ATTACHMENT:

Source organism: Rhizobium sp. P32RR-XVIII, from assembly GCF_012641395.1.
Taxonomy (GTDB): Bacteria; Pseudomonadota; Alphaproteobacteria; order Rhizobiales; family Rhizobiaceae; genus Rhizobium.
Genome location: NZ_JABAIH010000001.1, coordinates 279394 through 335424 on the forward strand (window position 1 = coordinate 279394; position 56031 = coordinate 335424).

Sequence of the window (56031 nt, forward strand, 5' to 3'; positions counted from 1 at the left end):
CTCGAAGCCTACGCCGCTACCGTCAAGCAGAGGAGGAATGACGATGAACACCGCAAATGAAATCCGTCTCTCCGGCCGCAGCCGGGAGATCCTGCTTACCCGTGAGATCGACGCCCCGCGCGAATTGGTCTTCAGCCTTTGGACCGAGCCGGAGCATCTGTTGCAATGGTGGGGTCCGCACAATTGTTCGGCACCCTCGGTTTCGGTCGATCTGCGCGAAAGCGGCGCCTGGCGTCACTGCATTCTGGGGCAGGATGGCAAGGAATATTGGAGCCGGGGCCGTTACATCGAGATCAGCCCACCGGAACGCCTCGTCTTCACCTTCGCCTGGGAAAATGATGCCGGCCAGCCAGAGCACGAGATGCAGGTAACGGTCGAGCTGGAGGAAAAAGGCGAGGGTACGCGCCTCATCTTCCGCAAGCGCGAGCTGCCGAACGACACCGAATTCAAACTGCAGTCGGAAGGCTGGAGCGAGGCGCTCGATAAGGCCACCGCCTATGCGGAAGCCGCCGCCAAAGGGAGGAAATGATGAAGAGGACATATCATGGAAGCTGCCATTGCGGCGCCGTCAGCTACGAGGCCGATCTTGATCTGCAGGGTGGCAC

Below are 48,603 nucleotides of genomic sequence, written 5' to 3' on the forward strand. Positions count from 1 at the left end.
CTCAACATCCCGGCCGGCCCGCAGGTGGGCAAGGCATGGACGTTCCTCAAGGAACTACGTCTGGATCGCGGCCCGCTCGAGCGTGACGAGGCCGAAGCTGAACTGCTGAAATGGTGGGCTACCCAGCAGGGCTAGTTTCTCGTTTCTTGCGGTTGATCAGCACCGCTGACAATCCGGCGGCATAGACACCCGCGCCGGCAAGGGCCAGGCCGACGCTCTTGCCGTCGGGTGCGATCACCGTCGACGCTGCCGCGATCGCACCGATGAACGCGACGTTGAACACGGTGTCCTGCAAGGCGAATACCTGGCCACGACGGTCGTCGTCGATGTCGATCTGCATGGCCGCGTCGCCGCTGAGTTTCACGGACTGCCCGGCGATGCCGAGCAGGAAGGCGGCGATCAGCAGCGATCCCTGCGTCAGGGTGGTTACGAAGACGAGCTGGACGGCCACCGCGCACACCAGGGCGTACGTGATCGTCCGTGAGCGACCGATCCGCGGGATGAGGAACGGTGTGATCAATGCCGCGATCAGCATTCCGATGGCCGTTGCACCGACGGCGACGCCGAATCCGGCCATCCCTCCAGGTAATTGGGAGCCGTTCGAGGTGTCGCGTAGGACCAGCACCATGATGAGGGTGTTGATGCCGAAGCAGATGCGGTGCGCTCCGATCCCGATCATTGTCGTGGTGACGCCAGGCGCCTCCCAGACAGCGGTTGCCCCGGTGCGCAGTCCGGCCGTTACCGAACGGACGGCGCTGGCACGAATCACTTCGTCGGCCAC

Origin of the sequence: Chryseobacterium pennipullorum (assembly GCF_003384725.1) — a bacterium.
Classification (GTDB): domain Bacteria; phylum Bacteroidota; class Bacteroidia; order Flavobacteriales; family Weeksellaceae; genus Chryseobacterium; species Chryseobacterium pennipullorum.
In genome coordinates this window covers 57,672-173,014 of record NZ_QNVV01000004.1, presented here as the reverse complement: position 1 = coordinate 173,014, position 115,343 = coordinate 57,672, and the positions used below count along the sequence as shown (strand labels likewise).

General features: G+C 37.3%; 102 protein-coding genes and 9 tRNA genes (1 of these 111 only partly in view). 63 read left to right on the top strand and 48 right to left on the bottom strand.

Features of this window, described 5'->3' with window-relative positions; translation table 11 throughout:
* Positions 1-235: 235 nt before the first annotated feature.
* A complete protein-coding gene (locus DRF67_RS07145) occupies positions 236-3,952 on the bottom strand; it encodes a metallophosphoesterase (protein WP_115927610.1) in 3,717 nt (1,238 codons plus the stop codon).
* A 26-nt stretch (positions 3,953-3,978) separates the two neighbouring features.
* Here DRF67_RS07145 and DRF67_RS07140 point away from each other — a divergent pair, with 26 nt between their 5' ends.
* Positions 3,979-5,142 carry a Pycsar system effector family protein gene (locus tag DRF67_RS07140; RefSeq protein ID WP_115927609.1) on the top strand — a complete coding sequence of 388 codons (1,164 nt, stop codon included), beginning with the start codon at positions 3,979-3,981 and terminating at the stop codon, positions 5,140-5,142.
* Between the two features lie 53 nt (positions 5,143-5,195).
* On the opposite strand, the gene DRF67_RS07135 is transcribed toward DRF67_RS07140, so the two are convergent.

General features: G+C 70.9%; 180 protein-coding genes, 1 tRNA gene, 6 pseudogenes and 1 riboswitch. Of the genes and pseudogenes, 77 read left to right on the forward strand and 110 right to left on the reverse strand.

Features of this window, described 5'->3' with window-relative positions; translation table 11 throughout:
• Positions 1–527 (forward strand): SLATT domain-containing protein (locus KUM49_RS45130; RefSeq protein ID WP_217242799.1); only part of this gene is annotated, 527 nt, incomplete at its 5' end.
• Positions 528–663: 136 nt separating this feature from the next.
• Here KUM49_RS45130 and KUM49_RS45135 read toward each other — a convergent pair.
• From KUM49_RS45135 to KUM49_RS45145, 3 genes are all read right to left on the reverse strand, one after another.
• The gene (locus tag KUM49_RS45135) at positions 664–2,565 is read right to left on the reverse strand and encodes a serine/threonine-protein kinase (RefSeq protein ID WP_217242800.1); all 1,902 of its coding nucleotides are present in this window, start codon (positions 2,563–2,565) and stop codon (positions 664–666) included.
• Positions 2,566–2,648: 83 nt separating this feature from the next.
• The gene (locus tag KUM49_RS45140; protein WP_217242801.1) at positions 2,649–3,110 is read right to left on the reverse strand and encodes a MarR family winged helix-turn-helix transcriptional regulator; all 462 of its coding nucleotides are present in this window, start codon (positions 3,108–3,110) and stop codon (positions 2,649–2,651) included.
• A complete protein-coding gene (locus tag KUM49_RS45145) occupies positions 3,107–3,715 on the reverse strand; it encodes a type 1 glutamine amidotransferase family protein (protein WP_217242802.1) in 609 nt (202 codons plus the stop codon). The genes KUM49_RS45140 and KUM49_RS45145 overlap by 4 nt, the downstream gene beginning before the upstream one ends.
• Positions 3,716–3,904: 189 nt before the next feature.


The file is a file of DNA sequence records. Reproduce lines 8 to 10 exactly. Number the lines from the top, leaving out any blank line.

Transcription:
Origin of the sequence: Chryseobacterium pennipullorum (assembly GCF_003384725.1) — a bacterium.
Classification (GTDB): domain Bacteria; phylum Bacteroidota; class Bacteroidia; order Flavobacteriales; family Weeksellaceae; genus Chryseobacterium; species Chryseobacterium pennipullorum.
In genome coordinates this window covers 57,672-173,014 of record NZ_QNVV01000004.1, presented here as the reverse complement: position 1 = coordinate 173,014, position 115,343 = coordinate 57,672, and the positions used below count along the sequence as shown (strand labels likewise).